Facts! Pesky little motherfuckers, but here they are in the form of empirical evidence. Coca Cola, busted, baby! Burned! Whatever the residue is — sugar, syrup, a sweet hybrid derivative of glucose — its sludge remains.
Read ’em and weep, boil ’em and skip. Or not. Your mouth, your veins, your clogged up, charred remains.
Pesky facts, getting in the way of fantasy lived out. A world without Coca Cola? Frustrating, if not depressing. It’s part of our culture as gasoline is to a combustion engine.
Personally I can’t say no to a Jack and Coke. Refreshing drink in a highball, overflowing with robust chunks of ice, hot day, dry mouth . . . bliss! Jack and Coke is carbonated sunburst from sweet groggy heaven.
But the sludge remains.
Maybe just a few Coca Cola cocktails per year then, no more. A few can’t hurt, right? It’s the quantity that matters, the way the tars add up. A few cocktails per year, tops, can’t be that bad. Just for the heck of it. Proper Coke shit, no Zero. Only the real nasty stuff, for the taste and kick, the buzz, the fizzy nostalgia, the sweet analgesia. For the stories and memories from high school, the dizzy reminiscing and all that it entails, and the college era after that, the endless parties and the buzz on which they bubbled and surfed.
Yep, just a few per year, max, because the facts don’t lie. Plain as day, as thick as acid residue at the bottom of the pan, they add up after a while, especially if you pretend they’re not there, guzzling down the alternative interpretations to satisfy your frantic, strung-up mind.
Dangerous business, not minding the evidence.
From the bays of a scorching Pearl Coast,
Fish a ton of oysters, beware of the high noon glare.
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Bonus: The War On Drugs Edition, containing a slightly different spin on the subject matter:
Facts! Pesky little motherfuckers, but here they are in the form of empirical evidence. Coca Cola, busted! Burned! Whatever the residue is — sugar, syrup, a sweet hybrid derivative of glucose — its sludge remains.
Read ’em and weep, boil ’em and skip. Or not. Your mouth, your veins, your clogged up and charred remains.
Pesky facts, getting in the way of fantasy lived out. A world without Coca Cola? Nope! Not gonna happen.
My fix is simple. Jack and Coke. Highball glass, robust chunks of ice to the top, hot summer day, mouth dry, fizzing cocktail … bliss! Jack and Coke is carbonated sunburst from sweet groggy heaven.
But the sludge remains.
So no more than a few Coca Cola cocktails a year. They can’t hurt, right? It’s the quantity that matters, the way the tars add up. A couple or six cocktails per year, tops, should be fine. Just for the heck of it. For the taste and buzz, and the fizzy nostalgia, the analgesia, the stories from high school and their dizzy reminiscing, the college era after that, the endless parties and the buzz on which they bubbled and surfed.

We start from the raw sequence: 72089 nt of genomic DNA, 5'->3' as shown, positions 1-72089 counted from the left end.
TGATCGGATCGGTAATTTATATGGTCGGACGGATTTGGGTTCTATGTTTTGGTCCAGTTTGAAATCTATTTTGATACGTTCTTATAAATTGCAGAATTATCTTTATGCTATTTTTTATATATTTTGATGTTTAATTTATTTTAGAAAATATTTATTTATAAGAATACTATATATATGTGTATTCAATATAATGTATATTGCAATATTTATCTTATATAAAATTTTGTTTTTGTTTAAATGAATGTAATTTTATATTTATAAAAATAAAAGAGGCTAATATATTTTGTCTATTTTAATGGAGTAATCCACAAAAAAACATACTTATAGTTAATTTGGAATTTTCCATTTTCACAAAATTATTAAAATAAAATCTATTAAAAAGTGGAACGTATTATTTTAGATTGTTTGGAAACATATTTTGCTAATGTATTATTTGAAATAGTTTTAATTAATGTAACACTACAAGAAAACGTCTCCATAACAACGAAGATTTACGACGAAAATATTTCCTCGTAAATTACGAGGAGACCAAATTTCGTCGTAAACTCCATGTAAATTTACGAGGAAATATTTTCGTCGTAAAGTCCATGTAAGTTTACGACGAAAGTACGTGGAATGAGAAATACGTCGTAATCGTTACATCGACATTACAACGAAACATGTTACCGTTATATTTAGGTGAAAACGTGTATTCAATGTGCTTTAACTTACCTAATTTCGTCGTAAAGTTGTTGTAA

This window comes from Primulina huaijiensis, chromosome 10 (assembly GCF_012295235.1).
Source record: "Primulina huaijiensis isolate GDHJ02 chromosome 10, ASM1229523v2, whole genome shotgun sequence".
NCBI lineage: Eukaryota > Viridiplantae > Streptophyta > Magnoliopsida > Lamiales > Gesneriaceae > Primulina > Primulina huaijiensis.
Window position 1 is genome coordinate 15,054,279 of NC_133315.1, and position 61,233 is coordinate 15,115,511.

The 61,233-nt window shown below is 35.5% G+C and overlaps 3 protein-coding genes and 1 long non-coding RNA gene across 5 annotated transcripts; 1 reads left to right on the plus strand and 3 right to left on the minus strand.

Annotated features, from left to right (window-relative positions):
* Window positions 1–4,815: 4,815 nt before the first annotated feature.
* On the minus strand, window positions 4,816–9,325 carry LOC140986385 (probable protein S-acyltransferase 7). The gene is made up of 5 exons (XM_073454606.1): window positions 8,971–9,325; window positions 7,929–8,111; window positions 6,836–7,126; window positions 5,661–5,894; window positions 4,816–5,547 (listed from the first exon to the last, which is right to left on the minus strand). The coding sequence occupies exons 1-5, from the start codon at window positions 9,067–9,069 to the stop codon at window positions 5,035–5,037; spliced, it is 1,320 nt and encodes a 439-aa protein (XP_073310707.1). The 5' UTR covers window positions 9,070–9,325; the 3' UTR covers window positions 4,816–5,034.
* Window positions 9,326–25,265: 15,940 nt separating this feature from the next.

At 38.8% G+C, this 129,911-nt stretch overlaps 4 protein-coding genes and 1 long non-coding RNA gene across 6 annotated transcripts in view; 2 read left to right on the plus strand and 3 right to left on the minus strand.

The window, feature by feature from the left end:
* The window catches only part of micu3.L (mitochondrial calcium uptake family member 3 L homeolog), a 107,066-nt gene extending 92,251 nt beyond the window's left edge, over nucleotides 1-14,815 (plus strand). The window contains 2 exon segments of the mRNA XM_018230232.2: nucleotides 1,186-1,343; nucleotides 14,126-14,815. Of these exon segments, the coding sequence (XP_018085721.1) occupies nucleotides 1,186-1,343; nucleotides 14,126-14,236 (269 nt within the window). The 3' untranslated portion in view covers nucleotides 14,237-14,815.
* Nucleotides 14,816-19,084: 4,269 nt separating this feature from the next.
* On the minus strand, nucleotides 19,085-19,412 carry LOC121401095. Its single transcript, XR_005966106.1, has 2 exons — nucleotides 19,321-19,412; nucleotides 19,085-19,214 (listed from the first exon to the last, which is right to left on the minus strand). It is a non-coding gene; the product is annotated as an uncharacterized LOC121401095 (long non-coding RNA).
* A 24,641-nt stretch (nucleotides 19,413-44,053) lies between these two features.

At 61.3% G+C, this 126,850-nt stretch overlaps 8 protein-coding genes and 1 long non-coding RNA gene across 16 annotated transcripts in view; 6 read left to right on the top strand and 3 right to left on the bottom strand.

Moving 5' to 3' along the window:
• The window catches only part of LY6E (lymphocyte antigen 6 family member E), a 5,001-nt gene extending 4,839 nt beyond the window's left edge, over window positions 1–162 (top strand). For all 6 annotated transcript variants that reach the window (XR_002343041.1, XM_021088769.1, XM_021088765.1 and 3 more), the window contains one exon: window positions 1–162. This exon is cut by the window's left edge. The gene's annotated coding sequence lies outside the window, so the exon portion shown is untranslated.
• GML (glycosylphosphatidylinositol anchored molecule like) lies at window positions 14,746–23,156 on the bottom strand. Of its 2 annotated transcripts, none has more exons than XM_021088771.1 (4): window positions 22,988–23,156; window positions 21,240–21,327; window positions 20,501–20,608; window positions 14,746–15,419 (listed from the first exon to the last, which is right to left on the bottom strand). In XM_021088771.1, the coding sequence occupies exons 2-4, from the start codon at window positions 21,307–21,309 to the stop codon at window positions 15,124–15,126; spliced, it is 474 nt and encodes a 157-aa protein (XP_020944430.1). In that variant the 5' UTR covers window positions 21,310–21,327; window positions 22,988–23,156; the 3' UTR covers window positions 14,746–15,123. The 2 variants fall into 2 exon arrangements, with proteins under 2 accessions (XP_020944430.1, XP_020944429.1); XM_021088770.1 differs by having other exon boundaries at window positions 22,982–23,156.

Those were the days, and yet something was afoul, all sludge, tar, corrosive residue neutralizing the glow. Things could have been much tastier, smarter. Less is more, at least in the case of sugar and highs. The bitterer the better. Ask anyone born before the sixties.
If only Coca Cola had stuck to its original recipes: wine and fizz and cocaine. At least you got a proper high out of it, boom, no need to rush to the liquor store. A tonic to set the world straight.
Today’s sweet and sour recipe, on the other hand, what can one say? So brittle, thick on the tongue, thin on the mind, clingy, saran-wrap. It lacks backbone, something to send you spinning, fast.
Not a pipe dream. The manufacturers may yet add a little long-overdue zing to the fizz, if and when the consumers demand in, which they will, soon.
Until then, here’s to the good old days, to the cheers and highs our forebears enjoyed, and which we may yet encounter, one day, should we, as a culture, decide to drop the sugar addiction for pleasures of a different nature; tonics for body and soul that we’ll recategorize and relabel. We, rebels of a chemical persuasion, pushing the envelope, refreshing the menu, reintroducing a few interesting ingredients to the list, the kind that yesterday’s witch hunts are finding harder to demonize.
Soon. Coming to a store near you. Tomorrow’s cocktails and refreshments, the future way to kick back and unwind.
We’re calling it. Here, at Pearl Coast, we can feel the War on Drugs becoming a thing of the past, a blemish as embarrassing as the witch hunts of yesteryear. The plague of sugar will be over. You can smell the odor of change in the wind. The Witchfinder Generals will stage a comeback, looking to preserve the industries of candied poison, but their initiative will be disingenuous, pathetic, and ill-fated.
We’re calling it.
From the bays of a breezy Pearl Coast,
Fish a ton of oysters, beware of the undertow.